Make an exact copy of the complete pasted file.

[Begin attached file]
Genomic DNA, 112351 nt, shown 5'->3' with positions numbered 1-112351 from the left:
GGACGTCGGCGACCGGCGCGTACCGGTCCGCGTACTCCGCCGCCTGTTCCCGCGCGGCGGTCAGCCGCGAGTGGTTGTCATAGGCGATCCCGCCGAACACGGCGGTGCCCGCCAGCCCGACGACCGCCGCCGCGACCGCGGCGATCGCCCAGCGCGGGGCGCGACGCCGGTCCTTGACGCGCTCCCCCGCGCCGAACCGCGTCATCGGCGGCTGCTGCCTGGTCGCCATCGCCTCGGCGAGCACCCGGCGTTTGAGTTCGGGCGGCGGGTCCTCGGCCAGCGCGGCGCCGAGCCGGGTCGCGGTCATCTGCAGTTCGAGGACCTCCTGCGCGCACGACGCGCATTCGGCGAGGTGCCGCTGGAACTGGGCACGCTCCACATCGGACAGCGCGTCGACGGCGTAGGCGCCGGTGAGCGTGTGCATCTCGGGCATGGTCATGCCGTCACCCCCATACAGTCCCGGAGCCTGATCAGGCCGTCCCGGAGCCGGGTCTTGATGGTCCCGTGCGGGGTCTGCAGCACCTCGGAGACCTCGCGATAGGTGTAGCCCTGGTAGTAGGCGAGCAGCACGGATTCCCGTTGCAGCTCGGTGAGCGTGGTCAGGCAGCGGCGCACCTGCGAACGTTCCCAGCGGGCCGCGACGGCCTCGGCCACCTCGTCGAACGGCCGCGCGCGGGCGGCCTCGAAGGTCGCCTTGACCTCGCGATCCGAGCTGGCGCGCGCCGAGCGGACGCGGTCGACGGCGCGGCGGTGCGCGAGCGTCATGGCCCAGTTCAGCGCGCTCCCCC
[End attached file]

Genomic DNA, 112351 nt, shown 5'->3' with positions numbered 1-112351 from the left:
GGACGTCGGCGACCGGCGCGTACCGGTCCGCGTACTCCGCCGCCTGTTCCCGCGCGGCGGTCAGCCGCGAGTGGTTGTCATAGGCGATCCCGCCGAACACGGCGGTGCCCGCCAGCCCGACGACCGCCGCCGCGACCGCGGCGATCGCCCAGCGCGGGGCGCGACGCCGGTCCTTGACGCGCTCCCCCGCGCCGAACCGCGTCATCGGCGGCTGCTGCCTGGTCGCCATCGCCTCGGCGAGCACCCGGCGTTTGAGTTCGGGCGGCGGGTCCTCGGCCAGCGCGGCGCCGAGCCGGGTCGCGGTCATCTGCAGTTCGAGGACCTCCTGCGCGCACGACGCGCATTCGGCGAGGTGCCGCTGGAACTGGGCACGCTCCACATCGGACAGCGCGTCGACGGCGTAGGCGCCGGTGAGCGTGTGCATCTCGGGCATGGTCATGCCGTCACCCCCATACAGTCCCGGAGCCTGATCAGGCCGTCCCGGAGCCGGGTCTTGATGGTCCCGTGCGGGGTCTGCAGCACCTCGGAGACCTCGCGATAGGTGTAGCCCTGGTAGTAGGCGAGCAGCACGGATTCCCGTTGCAGCTCGGTGAGCGTGGTCAGGCAGCGGCGCACCTGCGAACGTTCCCAGCGGGCCGCGACGGCCTCGGCCACCTCGTCGAACGGCCGCGCGCGGGCGGCCTCGAAGGTCGCCTTGACCTCGCGATCCGAGCTGGCGCGCGCCGAGCGGACGCGGTCGACGGCGCGGCGGTGCGCGAGCGTCATGGCCCAGTTCAGCGCGCTCCCCC